Does a recent transaction involving a short lease call into question the typical advice given by the property professions?
Conveyancing solicitors and property lawyers specialising in leasehold would normally advise clients against buying any flat with a "short" lease - by which they usually mean one with fewer than seventy years to run. But they might be a bit shocked by recent news that a flat with only one year left on the lease has just changed hands for an eye-watering £550,000!
Does this mean property solicitors don't know what they are talking about?
Well, in most cases their advice is perfectly justifiable, but there are always exceptions to every rule and this sale is definitely an exception.
The three-bed luxury flat is located in Knightsbridge, London - "just a stone's throw from Harrods" - which has no doubt helped inflate the price. And there is no doubt the property market in such parts of London is a law to itself.
Even so, if the new owner wants to enjoy the property for longer than a year, he or she will have to negotiate a new lease with the freeholder. Experts estimate this could cost £3 million or perhaps more.
Why most buyers shouldn't buy flats with short leases
Most buyers will have great difficulty in purchasing a flat with such a short lease - or indeed any flat where the lease has fewer than 70 years to run.
The reason for this is that many mortgage lenders will not lend on a property with a shorter lease. See the UK Finance Mortgage Lenders Handbook for details on individual kender policy.
So you either have to have the cash available or try and get a mortgage from a non-mainstream lender - which would cost more.
The value of flats with short leases falls rapidly once the term falls below 70 years. So it is extremely rare for owners of flats to allow their leases to run down to such a short period - and certainly not let it run down to one year.
Apply for a lease extension, even if your lease has more than 80 years left
Most owners will be able to apply for a statutory 90-year lease extension and will be advised to do so once the lease has fewer than 70 years left to run.
Seventy years or more may not seem a short term to most people, but the fact is that it is cheaper to get a lease extension while the term has still got a long period to run.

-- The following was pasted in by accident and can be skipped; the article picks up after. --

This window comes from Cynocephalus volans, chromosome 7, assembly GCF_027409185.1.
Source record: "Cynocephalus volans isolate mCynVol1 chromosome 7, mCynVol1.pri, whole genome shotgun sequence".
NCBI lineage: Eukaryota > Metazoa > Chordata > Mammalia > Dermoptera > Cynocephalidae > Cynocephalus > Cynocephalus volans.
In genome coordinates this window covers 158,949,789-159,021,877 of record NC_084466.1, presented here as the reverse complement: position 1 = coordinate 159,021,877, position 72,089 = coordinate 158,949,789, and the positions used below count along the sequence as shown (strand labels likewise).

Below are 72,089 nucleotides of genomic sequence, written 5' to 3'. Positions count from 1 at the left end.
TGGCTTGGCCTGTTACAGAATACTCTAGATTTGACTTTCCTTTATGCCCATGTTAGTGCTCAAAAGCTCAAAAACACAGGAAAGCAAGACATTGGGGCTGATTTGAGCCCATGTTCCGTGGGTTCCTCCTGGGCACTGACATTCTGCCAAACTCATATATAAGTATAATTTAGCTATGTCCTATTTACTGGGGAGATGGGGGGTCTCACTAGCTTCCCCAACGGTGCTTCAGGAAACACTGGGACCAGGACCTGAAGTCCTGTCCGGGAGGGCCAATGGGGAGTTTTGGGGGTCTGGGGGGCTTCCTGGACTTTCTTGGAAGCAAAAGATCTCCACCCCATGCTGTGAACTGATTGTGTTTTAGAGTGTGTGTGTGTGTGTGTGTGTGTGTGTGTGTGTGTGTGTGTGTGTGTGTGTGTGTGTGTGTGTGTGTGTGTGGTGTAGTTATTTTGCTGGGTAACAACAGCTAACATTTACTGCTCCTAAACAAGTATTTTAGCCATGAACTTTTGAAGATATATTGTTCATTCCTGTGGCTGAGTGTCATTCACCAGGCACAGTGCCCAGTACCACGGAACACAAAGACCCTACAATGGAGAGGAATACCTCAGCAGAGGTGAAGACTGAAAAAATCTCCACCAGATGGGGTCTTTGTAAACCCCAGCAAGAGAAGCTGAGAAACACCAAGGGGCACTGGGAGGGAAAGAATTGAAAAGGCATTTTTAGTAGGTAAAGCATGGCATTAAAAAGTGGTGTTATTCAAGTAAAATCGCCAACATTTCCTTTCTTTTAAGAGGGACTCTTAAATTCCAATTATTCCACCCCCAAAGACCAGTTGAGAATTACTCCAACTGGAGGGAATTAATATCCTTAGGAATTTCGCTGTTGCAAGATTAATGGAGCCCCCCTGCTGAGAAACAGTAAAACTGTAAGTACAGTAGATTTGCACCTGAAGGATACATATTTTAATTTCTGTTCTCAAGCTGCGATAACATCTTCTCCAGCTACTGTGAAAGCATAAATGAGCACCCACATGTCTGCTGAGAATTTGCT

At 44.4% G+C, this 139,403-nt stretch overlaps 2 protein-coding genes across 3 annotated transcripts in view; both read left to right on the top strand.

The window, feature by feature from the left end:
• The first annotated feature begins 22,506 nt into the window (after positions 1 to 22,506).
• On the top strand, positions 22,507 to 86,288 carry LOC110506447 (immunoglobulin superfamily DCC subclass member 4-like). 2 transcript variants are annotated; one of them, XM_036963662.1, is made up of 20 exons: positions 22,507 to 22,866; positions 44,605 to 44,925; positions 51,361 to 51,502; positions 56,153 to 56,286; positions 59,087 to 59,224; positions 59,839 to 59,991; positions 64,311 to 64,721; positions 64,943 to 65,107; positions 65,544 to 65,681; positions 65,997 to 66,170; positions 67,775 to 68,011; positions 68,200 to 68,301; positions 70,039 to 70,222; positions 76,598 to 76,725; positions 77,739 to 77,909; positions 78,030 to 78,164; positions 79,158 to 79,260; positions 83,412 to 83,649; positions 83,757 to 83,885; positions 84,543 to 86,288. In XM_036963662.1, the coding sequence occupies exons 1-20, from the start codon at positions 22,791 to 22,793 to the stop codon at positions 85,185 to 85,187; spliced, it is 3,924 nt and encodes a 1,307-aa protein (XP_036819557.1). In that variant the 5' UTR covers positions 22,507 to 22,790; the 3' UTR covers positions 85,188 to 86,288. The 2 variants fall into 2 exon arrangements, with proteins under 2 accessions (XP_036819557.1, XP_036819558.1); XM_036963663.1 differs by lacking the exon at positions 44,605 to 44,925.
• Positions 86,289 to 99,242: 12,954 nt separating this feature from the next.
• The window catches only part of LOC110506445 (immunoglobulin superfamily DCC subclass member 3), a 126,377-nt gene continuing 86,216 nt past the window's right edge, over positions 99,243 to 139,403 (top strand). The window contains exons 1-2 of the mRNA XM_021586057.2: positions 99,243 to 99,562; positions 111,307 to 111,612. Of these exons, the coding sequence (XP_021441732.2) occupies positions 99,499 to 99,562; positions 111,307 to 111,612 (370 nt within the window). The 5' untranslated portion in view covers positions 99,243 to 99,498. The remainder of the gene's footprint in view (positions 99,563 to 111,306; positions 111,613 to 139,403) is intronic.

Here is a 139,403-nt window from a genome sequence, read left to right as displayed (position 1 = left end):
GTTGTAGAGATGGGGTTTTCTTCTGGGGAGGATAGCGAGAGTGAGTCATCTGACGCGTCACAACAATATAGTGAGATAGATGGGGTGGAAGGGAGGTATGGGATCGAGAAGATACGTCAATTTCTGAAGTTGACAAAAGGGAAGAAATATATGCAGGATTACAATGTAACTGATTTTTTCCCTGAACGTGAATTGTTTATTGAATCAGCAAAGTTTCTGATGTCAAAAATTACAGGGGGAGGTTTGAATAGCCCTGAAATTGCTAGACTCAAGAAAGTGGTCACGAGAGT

Many owners don't bother to get a lease extension because they have no immediate plans to sell. But it is well worth considering at any time - it will increase the value of the property and make it easier to sell in the future. If you delay until you want to sell, it can take months to complete an extended lease.
In fact, it is usually best to apply before the term reaches the 80-year mark, as once it does so, the amount payable for a lease extension is increased by "marriage value" - a complicated technicality that only professional valuers really understand.
But leaving technicalities aside, the value of any leasehold property generally falls as the term of the lease runs down while the value of the freehold correspondingly increases. So, instructing a conveyancing solicitor to apply for a lease extension before the lease has reached the 80-year mark is going to cost a lot less than allowing the lease to run down to a very short period.
Talk to us
At Homeward Legal, our nationwide panel of property lawyers have been dealing with lease extensions for years, and the expert solicitors we work with will be able to inform you of the best way forward when buying leased property.
Give us a call on or use our quick quote system to find out how much the conveyancing on your leasehold property would be.
The 2-year qualification period and how to get round it
Generally speaking, an owner will have to have owned a property for at least two years before being able to apply for lease extension under the statutory provisions. Of course, there is nothing to stop a buyer approaching the freeholder for an extension on an informal basis at any time, but the freeholder may refuse outright or may only be willing to grant an extension on disadvantageous terms.
It is therefore common for a buyer to get round this two-year period by asking the seller to serve the statutory notice (assuming the seller is entitled to do so.) The seller can then assign the benefit of the notice to the buyer enabling them to obtain a lease extension under the statutory provisions.
The buyer will have to pay the freeholder for the lease extension (as well as legal and surveyor fees) so buyers will need to have a good idea of the cost of the new lease before proceeding.
When the owner of a leasehold flat dies, their personal representative may exercise the right to serve a statutory notice for a lease extension for a period of up to two years following grant of probate or letters of administration.
If the executor or administrator wants to sell the flat, they can serve the notice and assign the benefit of it to a buyer, enabling the buyer to purchase a lease extension in the usual way.
There will be some buyers who are prepared to buy up flats with short leases, although probably not normally as short as one year. An investor might consider he can get a good return on such a property by letting it out, while a retired person might be able to pick up a nice flat at a bargain price on the basis the lease has still got long enough to last the remainder of their lifetime.
Anyone buying a flat should get expert advice from their conveyancing solicitor and, if appropriate, from a surveyor as to whether a lease extension should be considered and the likely costs involved.
Give us a ring on and we'll help you in any way we can, whether your lease has one or 100 years left on it.